Q. How are tides predicted?
First the behaviour of the tide has to be recorded by a tidegauge at each particular location and the observations subsequently analysed. The results of these analyses, known as tidal constants, are then used in a computer program to predict the behaviour of the tide for any period required.
Q. How far ahead can the tide be predicted?
The tides are generated by gravitational influences of the Earth-Moon-Sun system, whose astronomical relationship and orbital details are known extremely accurately. Using this information, together with the tidal constants derived from the tidal analyses, the tides can be predicted for any date as far ahead into the future as required.
However, for predictions well into the future (many decades) the effects of global sea level rises and changes in seabed topography have to be carefully considered. These may have a significant effect upon local tidal behaviour, and the predictions can only be computed using the tidal data currently available on the UKHO database. So the further ahead we go from the date the tidal data is held on the database, the less reliable the predictions will become.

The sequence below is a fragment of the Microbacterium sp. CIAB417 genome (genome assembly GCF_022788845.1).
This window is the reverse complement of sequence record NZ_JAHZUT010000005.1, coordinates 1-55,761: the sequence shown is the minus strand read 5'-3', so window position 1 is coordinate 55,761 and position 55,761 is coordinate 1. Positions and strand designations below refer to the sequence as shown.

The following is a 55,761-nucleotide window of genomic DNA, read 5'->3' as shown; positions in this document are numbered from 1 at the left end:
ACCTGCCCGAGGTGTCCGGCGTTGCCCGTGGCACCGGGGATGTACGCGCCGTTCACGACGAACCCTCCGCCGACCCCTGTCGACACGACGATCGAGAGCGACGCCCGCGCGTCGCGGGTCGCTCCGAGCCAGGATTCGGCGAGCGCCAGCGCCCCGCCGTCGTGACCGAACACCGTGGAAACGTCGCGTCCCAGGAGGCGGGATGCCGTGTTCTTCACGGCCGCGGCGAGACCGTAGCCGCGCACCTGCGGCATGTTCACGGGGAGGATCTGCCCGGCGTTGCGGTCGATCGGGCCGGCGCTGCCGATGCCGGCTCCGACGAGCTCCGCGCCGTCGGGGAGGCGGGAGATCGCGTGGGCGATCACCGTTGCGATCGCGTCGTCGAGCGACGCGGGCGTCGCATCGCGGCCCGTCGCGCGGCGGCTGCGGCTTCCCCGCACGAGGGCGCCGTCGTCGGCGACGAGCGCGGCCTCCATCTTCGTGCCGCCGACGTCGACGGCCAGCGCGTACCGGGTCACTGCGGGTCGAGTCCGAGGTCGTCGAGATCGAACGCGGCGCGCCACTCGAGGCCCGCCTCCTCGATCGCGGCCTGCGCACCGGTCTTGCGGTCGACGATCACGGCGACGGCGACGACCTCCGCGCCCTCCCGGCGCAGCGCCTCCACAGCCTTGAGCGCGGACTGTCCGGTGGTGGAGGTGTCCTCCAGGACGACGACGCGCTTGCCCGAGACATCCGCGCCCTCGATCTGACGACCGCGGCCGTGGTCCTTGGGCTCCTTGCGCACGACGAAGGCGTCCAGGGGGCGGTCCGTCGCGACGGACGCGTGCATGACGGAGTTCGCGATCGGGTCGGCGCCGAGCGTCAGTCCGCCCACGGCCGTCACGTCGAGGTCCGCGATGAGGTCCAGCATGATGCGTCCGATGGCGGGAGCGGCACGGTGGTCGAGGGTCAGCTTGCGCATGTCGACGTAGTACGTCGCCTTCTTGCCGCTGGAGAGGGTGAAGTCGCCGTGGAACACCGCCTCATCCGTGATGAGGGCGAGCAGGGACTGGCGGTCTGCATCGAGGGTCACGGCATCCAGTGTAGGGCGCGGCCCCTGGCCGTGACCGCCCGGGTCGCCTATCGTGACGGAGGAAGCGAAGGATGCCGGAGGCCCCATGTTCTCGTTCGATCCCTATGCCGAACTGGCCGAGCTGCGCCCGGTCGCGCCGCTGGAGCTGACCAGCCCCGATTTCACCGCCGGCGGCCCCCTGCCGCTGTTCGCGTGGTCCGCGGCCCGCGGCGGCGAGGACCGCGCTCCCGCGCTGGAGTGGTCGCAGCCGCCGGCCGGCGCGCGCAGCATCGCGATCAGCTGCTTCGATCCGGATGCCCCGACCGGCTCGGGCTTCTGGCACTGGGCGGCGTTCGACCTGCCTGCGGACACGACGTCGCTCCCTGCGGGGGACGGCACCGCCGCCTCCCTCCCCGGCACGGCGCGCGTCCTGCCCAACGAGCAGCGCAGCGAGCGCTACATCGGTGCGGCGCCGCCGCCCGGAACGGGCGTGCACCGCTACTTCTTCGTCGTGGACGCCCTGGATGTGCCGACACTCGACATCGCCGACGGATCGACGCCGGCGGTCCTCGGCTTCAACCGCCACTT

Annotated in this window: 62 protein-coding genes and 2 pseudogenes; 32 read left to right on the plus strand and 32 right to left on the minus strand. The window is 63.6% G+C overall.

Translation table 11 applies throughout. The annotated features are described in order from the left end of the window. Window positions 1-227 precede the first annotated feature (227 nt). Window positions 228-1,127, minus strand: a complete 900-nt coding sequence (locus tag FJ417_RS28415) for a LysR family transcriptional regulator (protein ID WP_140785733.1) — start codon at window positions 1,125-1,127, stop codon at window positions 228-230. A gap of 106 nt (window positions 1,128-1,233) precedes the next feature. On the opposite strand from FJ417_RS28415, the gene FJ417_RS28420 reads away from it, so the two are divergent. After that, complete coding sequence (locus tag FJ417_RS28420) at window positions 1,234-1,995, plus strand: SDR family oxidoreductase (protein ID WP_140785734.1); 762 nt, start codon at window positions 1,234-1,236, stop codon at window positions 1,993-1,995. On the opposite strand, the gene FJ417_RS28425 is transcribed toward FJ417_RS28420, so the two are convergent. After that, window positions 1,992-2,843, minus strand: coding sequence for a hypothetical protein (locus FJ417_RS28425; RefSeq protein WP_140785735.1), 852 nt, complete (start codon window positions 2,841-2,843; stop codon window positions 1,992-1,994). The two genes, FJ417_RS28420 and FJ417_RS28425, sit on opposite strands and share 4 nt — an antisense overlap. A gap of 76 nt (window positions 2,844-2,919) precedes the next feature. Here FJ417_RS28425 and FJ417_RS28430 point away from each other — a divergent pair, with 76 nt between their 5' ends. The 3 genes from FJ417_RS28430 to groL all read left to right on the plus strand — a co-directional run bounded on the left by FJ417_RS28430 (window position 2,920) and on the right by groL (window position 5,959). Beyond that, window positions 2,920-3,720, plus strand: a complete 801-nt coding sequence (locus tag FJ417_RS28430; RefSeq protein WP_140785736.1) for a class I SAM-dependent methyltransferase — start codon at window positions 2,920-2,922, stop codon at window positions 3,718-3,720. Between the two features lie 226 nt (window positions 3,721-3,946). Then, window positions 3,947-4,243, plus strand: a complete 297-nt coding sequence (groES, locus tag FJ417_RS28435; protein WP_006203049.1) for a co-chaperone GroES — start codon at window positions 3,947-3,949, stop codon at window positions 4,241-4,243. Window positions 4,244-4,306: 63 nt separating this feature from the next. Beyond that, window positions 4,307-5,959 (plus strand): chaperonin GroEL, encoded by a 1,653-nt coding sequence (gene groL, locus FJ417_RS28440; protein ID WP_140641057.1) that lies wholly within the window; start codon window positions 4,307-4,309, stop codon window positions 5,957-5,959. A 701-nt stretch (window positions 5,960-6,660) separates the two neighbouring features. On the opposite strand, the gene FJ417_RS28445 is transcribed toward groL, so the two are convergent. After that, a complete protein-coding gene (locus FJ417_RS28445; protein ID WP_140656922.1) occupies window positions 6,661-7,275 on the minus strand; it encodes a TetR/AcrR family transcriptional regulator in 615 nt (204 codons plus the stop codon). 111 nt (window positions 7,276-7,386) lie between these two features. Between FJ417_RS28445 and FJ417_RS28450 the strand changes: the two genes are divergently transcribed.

Q. What are "Spring" and "Neap" tides?
Spring and Neap tides are created by the relationship between the Earth and the Moon during each lunar month. Spring tides occur shortly after New and Full Moon, and Neap tides occur shortly after the Moon is in its First and Third Quarter.
Spring tides occur when the gravitational forces of the Sun and Moon reinforce each other resulting in a higher than normal tidal range. Neap tides occur when these gravitational forces act at right angles to each other resulting in a lower than normal tidal range. Spring tides are nothing to do with the season, but it is believed the name is derived from a medieval word to "leap up". Neap comes from an old English word for "low" or "to nip".
Q. When can we expect the largest spring tides each year?
The largest spring tides occur in this country shortly after the New and Full Moon closest to the equinoxes, and are sometimes referred to as "Equinoctial Spring Tides". The spring (or vernal) equinox occurs around 21st March, and the autumnal equinox occurs around 23rd September
USE THE LINKS BELOW TO FIND OUT TIDE HEIGHTS
River Foyle - Culmore Point - Londonderry - Coleraine